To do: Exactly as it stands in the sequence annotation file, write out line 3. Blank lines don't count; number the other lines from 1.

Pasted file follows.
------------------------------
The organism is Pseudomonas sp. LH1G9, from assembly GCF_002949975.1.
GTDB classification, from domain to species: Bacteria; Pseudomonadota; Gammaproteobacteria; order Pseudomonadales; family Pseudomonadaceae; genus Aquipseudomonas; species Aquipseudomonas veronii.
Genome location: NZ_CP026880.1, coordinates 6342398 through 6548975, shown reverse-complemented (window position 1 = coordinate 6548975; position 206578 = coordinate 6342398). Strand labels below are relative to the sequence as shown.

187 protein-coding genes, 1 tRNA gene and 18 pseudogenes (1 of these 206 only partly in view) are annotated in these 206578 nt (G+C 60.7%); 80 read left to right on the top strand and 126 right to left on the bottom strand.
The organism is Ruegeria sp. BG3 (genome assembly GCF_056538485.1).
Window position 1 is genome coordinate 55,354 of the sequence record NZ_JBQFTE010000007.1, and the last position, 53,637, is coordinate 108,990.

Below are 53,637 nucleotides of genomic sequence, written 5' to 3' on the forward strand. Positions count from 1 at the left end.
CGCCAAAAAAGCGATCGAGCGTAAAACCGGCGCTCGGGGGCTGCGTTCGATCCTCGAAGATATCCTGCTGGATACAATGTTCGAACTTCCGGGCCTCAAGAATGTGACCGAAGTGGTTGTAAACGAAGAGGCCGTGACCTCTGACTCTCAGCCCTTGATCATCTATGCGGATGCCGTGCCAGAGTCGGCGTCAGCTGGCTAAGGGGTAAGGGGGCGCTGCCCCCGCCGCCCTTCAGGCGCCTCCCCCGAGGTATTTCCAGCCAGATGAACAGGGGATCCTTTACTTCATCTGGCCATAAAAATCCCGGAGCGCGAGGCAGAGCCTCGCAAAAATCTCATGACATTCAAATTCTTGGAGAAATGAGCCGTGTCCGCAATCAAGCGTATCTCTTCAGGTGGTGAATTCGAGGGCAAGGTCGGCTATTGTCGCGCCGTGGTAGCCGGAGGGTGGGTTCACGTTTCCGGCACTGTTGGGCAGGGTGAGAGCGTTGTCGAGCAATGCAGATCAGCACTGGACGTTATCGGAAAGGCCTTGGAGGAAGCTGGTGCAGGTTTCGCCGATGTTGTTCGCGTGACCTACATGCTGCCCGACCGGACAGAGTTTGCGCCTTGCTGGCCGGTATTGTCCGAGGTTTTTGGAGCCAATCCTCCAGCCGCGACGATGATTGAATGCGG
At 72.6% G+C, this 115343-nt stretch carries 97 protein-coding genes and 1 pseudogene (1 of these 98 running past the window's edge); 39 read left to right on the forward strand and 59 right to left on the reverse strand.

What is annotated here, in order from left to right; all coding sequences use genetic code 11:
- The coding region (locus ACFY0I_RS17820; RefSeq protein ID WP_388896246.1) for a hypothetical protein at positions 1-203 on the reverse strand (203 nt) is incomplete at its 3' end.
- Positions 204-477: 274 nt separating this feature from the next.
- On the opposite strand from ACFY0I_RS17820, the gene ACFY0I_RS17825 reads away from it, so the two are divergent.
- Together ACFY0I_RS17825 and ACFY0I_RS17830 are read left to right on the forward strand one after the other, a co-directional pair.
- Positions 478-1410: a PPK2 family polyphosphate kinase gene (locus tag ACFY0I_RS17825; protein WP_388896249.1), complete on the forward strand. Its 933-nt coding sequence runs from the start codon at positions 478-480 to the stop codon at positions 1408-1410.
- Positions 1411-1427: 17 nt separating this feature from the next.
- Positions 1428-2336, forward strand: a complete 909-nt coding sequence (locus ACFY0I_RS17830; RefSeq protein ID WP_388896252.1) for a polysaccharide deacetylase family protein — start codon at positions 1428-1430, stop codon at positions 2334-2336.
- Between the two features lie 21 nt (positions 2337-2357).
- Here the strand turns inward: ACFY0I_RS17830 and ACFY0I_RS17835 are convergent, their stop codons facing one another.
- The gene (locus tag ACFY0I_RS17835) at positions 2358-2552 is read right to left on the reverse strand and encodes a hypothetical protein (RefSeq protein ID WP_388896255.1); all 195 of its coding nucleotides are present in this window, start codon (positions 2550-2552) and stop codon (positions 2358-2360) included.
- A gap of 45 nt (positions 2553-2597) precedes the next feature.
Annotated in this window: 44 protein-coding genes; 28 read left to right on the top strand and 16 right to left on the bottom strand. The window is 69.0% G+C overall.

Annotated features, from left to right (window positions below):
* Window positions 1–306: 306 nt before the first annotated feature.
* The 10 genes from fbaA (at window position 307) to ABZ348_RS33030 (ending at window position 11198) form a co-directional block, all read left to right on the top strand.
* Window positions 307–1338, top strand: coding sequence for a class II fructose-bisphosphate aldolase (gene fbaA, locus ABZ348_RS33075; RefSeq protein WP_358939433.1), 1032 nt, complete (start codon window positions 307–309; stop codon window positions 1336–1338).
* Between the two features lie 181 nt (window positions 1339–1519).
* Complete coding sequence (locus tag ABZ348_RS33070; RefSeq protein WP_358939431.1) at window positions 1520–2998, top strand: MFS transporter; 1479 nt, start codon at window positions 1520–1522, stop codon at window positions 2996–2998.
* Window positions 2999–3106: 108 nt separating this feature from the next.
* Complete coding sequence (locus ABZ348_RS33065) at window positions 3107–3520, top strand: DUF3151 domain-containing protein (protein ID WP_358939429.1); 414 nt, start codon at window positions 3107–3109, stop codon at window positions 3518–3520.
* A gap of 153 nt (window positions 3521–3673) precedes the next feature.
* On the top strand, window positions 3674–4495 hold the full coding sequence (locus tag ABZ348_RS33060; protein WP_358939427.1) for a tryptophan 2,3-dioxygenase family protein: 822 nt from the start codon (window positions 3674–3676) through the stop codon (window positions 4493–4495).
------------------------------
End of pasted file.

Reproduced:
Genome location: NZ_CP026880.1, coordinates 6342398 through 6548975, shown reverse-complemented (window position 1 = coordinate 6548975; position 206578 = coordinate 6342398). Strand labels below are relative to the sequence as shown.